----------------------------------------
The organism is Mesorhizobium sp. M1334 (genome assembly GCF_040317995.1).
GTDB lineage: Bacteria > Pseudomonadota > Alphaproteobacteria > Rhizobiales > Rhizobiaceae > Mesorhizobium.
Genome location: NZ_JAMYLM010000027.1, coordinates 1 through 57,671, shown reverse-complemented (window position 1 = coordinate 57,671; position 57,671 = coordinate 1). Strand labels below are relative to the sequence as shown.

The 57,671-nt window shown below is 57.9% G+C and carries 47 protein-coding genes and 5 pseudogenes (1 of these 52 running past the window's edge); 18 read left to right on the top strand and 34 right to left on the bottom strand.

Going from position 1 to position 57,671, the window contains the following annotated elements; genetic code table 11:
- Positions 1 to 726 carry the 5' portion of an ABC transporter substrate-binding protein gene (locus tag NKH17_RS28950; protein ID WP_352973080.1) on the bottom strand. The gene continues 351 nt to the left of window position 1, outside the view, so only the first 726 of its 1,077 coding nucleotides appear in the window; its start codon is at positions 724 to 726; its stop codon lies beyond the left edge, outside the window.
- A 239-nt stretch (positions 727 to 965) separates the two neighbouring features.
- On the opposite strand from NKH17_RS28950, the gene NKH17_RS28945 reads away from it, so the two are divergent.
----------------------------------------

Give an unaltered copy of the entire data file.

The organism is Mesorhizobium sp. M1334 (genome assembly GCF_040317995.1).
GTDB lineage: Bacteria > Pseudomonadota > Alphaproteobacteria > Rhizobiales > Rhizobiaceae > Mesorhizobium.
Genome location: NZ_JAMYLM010000027.1, coordinates 1 through 57,671, shown reverse-complemented (window position 1 = coordinate 57,671; position 57,671 = coordinate 1). Strand labels below are relative to the sequence as shown.

The 57,671-nt window shown below is 57.9% G+C and carries 47 protein-coding genes and 5 pseudogenes (1 of these 52 running past the window's edge); 18 read left to right on the top strand and 34 right to left on the bottom strand.

Going from position 1 to position 57,671, the window contains the following annotated elements; genetic code table 11:
- Positions 1 to 726 carry the 5' portion of an ABC transporter substrate-binding protein gene (locus tag NKH17_RS28950; protein ID WP_352973080.1) on the bottom strand. The gene continues 351 nt to the left of window position 1, outside the view, so only the first 726 of its 1,077 coding nucleotides appear in the window; its start codon is at positions 724 to 726; its stop codon lies beyond the left edge, outside the window.
- A 239-nt stretch (positions 727 to 965) separates the two neighbouring features.
- On the opposite strand from NKH17_RS28950, the gene NKH17_RS28945 reads away from it, so the two are divergent.